– Veggie type dish – do you really need another one? With Birdseye and new potatoes, I’d say you’re all set, actually. Otherwise, I’d do a side salad that people can then help themselves to, as that goes well with chicken dishes. If you do that, then swap the salad under the mackerel for just a handful of rocket. I always hideously over-cater on the side dishes. If you’re keen on another one, though, I have a stellar sausage and sweet potato casserole that you bake and then would be perfectly happy to hang out in the hostess trolley. Hit me up if you want the recipe.

  3. And not to throw a spanner in the works, but what about instead of chicken AND new potatoes, you do a shepherd’s pie? People go nuts for a little home cookin’, after all.

    Sorry.

    I’ll bugger off now.

  4. My favourite easy fish dish is grilled salmon on salad with a raspberry mango salsa. Super easy and looks and tastes DELISH!

    For veg I love carrots baked in foil with white wine and butter but it really depends on the flavour of the chicken sauce in my opinion. I instantly thought morroccan or indian when you mentioned it and if you were doing either then either broccoli with spicy yogurt sauce or curried cauliflower. Email me if any of the above interests you and I can get you the recipes!

  5. That is by far the most complicated dinner I’ve ever heard of. However, I mostly entertain family, and only throw hors d’oveures(?) parties. My throwback is a huge pan of lasagna with super cheese and homemade tomato/meat sauce! Best I can do! Please post more pics and tell us how it turns out!

  6. I have nothing constructive to say food-wise, but if John is ever willing to part with that fantastic dress (or, say, you want to make a little money to increase your food budget) it’d make a really excellent base for a belly dance costume! 😉

  7. I’m with Helen on the mackerel. My mackerel pates is a piece of piss and always works. Tins of John West peppered mackerel filets, mix with cream cheese and lemon. (Could add a bit of flat leaf parsely or dill) can make in advance and pretty up on the plate.

    Hmmm, veg, what a sort of roast, mashed aubergine, tomato and garlic type thing? Good for soaking up the sauce.

  8. 13’s a lot of peeps, so the question is how to get away with using Salmon offcuts and what do you stretch them with? Ramekins of home made Salmon pate would be just too much.

    How about mini quiches? Shortcrust pastry in the sort of baking trays you make mincemeat pies in – or pre-made if you can get them. Salmon off-cuts. Generic quiche-mix (egg and cream or egg and soft-cheese or egg and milk).

    Make ’em the day before or in the morning, and there you are.

    With the veg – how about just shed-loads of good bread. Or a sauce that includes visible veg like peppers or cherry tomatoes?

    Good luck.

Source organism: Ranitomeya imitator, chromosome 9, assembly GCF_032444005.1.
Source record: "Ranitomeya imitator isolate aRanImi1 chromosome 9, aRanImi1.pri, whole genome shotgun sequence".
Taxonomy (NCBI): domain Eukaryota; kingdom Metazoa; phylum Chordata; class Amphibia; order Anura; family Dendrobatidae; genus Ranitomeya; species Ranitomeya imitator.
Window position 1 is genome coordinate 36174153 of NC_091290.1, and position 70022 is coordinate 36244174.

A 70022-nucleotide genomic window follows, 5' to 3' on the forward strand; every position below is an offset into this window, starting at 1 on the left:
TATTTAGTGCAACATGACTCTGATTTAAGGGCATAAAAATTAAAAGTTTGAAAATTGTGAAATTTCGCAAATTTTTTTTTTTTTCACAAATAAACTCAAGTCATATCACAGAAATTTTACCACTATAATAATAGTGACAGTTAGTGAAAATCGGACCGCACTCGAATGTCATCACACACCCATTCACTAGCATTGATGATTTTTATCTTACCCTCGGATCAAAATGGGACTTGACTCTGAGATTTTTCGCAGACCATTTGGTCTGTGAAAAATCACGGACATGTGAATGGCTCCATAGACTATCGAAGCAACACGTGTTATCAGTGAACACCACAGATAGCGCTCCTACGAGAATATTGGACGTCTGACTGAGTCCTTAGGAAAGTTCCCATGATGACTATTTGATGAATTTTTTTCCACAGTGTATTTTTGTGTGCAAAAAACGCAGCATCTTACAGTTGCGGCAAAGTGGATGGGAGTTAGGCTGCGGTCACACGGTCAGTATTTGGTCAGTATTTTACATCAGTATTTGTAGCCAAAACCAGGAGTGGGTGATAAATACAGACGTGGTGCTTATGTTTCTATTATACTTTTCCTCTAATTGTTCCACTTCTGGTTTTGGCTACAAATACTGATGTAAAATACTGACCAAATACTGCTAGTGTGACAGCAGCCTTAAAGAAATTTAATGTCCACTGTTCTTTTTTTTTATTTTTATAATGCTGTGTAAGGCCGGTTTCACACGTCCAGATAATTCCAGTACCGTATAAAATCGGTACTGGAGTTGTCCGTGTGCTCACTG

A/B

  9. You might make a patty of salmon bound with some mashed potato and seasoned with a little onion etc., and then saute the small patty and serve with a sauce of yoghurt with capers, mustard, mayonnaise, and a little tarragon. The salmon could be served cold or hot, done well before. This would look hearty enough for manly eaters, but would be economical. The question is whether the yoghurt sauce would be too much sauce with a chicken in sauce. Would depend entirely on the chicken. I think your side dish has to wait on the chicken sauce question too. I am partial to gelled salads that are aspic-like, whether sweet or savory, but a tomato aspic, for example, would also depend on the chicken’s sauce. This sounds like a very promising dinner though, that would not break the bank.
    Hope to see all the pictures.

  10. I swear I am coming to live in your shed, just so I can hang around the back door and sit up on my haunches with my tongue hanging out and my best big-eyed pleading look on every time I hear you in the kitchen.

  11. This post makes me feel inadequate in oh-so-many ways. I’m going to crawl back into my hole of fish fingers and fruit cups, thank you very much.

  12. I have a good recipe for blinis that are delicious with salmon offcuts, a little cream cheese and a sprinkling of fresh dill. They are easy to make way ahead of time and look pretty. Let me know if you want the recipe, its one of my mum’s tried and tested and I used it last year when catering a party for 35, to great success!

  13. Can’t decide whether to come and live in your shed with May and join her in begging for scraps, or crawl into a deep hole of shame with MsPrufrock! Wish I were that ambitious in the kitchen – I am what the victorian’s would describe as “a good plain cook”. I vote with the smoked mackerel btw, and depending on the sauciness of the chicken, a ratatouille might work well